This could almost be a Hot Gear Friday. But not quite.
During the Korean War, the capability of the Russian MiG-15 jet fighter astonished Western air forces, when they finally encountered it.
Like the Mitsubishi Zero nine years earlier, it came as a rude awakening; fast, maneuverable, powerfully armed, it ran rings around early western jets like the P80 Shooting Star and the British Gloster Meteor.
The P-80 – like a few American jets of the era, basically a reciprocating-engine design with a turbojet inserted.
It even gave the mighty F86 Saber – one of the iconic jet fighters of all time – a serious run for its money, outperforming the American jet at many points in the performance envelope:
The air forces of the United Nations – which actually conducted a meaningful response to tyrannical aggression, once in its existence – prevailed, slowly and painfully, over the MiG, finding ways to fight battles under circumstances favoring the Saber, as they had in 1942 against the Zero, and in 1943 against the German Focke-Wulf 190, which had been a similar surprise.
But nothing beats actually getting a look at the enemy plane. And just as captured Zeros and FW190s had given allied pilots and engineers invaluable insights into defeating those planes, a captured MiG would do the same.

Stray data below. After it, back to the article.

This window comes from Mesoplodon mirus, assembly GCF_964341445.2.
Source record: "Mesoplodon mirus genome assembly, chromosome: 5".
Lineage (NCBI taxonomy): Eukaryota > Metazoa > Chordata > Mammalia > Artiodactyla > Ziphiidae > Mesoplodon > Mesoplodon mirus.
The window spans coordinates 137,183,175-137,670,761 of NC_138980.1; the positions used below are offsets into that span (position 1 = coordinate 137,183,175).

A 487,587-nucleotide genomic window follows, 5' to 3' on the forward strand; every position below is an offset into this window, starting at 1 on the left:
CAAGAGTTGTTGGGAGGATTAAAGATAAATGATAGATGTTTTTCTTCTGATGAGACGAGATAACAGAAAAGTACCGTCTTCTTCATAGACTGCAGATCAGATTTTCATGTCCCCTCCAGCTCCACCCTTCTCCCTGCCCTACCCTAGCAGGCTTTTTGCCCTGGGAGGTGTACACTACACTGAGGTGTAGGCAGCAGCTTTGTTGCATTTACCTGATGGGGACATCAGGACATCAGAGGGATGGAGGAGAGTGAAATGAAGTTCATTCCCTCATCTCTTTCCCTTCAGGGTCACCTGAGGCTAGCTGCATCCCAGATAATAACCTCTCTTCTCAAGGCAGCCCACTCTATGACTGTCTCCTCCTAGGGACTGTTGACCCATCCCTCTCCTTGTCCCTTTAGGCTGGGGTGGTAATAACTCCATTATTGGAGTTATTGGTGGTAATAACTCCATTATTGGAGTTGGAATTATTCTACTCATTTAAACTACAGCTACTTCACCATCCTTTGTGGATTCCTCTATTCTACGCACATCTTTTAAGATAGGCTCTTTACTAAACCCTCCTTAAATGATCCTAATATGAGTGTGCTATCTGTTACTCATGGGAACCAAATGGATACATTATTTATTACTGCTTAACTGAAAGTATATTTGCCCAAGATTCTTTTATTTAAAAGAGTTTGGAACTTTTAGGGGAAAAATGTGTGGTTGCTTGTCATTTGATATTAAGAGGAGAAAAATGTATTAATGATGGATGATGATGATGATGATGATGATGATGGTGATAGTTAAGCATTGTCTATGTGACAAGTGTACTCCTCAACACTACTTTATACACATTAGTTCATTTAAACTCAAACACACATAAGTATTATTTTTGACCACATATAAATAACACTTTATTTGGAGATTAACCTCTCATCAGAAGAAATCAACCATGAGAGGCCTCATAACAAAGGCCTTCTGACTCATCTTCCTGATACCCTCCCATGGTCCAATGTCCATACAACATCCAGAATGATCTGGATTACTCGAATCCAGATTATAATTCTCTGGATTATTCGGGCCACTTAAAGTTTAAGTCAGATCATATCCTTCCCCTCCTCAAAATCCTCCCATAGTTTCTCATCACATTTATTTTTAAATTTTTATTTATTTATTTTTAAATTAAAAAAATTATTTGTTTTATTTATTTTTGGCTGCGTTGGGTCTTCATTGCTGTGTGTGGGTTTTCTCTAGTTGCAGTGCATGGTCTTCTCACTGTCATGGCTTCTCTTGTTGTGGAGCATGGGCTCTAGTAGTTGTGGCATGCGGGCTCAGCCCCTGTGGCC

65 years ago today, in fact.
On September 21, 1953, North Korean air force pilot No Kum Sok, took off in his MiG 15 from Sunan Air Base, near Pyongyang. No, a 21 year old man who had once dreamed of flying for the Japanese in his childhood when Japan controlled Korea, had gradually become pro-American during his teen years – but, cannily, managed to conceal his budding anti-communism.
No, in Nork pilot gear.
Admitted to the Naval Academy, he won a transfer to flight school, graduating in the middle of the Korean War. He reportedly flew about 100 combat sorties.
And then, 65 years ago this morning, he zigged rather than zagging. On taking off from Sunan, Instead of going on his mission, he turned south and firewalled the throttle; between the surprise and the geometry, no other Nork fighters could catch him. He flew through a gap in American radar coverage over the DMZ caused by a scheduled service outage (note: that’s some operational intelligence for you), and, a little over 15 minutes later, lined up on approach heading toward the American airbase at Kimpo…
…flying downwind. The wrong way.
Pilots normally land flying upwind – the extra wind over the wings lowers their stall speed – and the approaches downwind of Kimpo were heavily defended by alert American antiaircraft weapons.
But No landed downwind (forcing an F86 to swerve out of the way on his way toward the runway). And then, cooly, he taxied over to a gap on the ramp between a couple of Sabers, climbed out, and emphatically surrendered to the confused Americans responding.
The rest was history: No accepted a $100,000 reward (a million today), became an American citizen, got a degree in aeronautical engineering, worked for a who’s who of American aeropace companies, prospered, lived the American dream, and changed his name to Kenneth Rowe.
Rowe, several decades after his defection.
Parts of the story were less sanguine; while his father was already dead and his mother had fled to the south before the war, No’s uncle and all members of his family apparently disappeared. And No’s commander and five other pilots were executed.
Rowe is still with us; at 86, he’s still tesifying to, and living testimony of, the power of the American dream.
That, snowflakes, is #Resistance.